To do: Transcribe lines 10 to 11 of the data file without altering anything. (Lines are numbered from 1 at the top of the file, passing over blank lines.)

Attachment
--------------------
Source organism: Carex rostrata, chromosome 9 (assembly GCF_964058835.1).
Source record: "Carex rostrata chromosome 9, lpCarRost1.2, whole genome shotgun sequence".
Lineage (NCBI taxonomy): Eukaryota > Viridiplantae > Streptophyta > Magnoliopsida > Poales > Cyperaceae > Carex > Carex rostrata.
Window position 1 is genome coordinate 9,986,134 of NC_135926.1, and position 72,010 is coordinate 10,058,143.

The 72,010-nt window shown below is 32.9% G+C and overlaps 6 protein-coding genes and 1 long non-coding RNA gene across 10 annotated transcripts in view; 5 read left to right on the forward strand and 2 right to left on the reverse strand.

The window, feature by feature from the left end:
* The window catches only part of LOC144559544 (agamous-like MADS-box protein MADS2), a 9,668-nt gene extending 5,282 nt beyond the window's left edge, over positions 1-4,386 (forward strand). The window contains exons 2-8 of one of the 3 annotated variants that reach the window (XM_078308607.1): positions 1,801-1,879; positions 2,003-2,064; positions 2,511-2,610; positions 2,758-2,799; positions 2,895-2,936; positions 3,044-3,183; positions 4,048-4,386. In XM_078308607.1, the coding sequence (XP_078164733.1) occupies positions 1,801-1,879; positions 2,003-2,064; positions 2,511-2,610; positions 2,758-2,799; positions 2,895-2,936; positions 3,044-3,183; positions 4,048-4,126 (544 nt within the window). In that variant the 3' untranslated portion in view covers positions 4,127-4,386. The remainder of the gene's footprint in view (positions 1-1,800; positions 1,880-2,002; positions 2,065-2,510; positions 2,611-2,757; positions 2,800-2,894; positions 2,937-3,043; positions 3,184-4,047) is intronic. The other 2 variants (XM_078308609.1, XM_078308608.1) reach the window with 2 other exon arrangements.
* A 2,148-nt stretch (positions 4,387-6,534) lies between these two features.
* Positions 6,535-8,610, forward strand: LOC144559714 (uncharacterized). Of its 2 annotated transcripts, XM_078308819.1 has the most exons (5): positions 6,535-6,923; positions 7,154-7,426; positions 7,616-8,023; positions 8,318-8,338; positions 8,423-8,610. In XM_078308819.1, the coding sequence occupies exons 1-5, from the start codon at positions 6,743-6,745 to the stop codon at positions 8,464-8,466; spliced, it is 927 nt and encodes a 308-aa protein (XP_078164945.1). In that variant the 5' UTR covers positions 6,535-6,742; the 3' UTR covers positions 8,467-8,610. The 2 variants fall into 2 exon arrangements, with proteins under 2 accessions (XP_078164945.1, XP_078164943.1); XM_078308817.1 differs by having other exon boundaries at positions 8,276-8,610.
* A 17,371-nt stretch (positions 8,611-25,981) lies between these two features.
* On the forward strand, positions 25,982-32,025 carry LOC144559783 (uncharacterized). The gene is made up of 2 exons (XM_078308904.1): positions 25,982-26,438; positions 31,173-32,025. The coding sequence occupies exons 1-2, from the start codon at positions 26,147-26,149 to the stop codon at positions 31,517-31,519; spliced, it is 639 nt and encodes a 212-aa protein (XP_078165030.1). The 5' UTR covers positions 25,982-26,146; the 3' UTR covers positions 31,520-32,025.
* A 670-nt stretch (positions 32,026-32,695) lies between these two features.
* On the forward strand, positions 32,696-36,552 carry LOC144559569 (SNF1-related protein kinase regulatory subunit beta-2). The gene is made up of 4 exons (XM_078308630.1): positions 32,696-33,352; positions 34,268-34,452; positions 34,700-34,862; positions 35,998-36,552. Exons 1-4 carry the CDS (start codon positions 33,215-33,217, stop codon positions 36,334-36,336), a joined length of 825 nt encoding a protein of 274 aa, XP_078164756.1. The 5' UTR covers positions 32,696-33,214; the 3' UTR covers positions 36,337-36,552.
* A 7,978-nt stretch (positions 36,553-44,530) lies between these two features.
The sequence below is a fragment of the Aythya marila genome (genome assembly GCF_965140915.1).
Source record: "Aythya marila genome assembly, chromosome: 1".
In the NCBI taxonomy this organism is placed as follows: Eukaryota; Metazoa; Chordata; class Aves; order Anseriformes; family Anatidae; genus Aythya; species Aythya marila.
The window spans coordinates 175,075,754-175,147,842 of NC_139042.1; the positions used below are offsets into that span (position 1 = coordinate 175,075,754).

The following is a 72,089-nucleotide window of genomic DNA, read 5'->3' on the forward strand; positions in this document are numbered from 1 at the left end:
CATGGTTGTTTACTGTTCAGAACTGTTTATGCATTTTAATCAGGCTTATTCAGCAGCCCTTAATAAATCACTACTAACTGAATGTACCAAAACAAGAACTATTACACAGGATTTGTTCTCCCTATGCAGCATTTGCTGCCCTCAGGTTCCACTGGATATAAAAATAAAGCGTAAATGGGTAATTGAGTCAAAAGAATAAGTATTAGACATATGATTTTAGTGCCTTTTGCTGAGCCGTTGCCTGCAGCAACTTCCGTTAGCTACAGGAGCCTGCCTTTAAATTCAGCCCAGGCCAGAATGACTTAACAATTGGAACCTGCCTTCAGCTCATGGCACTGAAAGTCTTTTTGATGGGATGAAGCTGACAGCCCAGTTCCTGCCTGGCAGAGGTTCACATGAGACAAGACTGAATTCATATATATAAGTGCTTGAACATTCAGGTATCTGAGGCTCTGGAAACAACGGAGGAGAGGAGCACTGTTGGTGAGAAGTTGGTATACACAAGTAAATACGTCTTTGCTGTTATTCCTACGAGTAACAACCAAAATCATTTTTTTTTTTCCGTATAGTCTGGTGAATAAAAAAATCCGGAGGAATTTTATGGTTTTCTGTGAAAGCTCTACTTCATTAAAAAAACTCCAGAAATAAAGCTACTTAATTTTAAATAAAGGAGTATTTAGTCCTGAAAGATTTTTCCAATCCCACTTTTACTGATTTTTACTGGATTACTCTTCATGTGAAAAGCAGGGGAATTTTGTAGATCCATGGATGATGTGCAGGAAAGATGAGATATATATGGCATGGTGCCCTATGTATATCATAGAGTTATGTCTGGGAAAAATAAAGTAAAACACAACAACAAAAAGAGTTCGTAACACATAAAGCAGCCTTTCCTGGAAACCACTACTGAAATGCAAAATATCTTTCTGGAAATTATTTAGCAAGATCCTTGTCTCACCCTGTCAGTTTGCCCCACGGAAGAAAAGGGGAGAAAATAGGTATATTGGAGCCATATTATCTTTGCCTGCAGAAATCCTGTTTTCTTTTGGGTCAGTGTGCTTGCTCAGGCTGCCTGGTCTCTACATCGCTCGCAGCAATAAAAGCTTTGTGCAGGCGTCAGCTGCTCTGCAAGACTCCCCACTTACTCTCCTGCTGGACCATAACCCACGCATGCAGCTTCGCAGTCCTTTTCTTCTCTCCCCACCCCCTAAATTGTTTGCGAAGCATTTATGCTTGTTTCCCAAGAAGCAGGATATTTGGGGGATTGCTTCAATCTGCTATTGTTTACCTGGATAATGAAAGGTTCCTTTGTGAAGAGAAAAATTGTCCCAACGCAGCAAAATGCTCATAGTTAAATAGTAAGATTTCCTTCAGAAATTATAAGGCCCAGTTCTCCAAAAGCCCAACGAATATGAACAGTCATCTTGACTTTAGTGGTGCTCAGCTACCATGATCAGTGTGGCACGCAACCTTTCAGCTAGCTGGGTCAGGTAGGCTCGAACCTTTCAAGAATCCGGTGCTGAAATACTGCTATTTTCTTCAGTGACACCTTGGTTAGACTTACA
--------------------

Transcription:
* A 17,371-nt stretch (positions 8,611-25,981) lies between these two features.
* On the forward strand, positions 25,982-32,025 carry LOC144559783 (uncharacterized). The gene is made up of 2 exons (XM_078308904.1): positions 25,982-26,438; positions 31,173-32,025. The coding sequence occupies exons 1-2, from the start codon at positions 26,147-26,149 to the stop codon at positions 31,517-31,519; spliced, it is 639 nt and encodes a 212-aa protein (XP_078165030.1). The 5' UTR covers positions 25,982-26,146; the 3' UTR covers positions 31,520-32,025.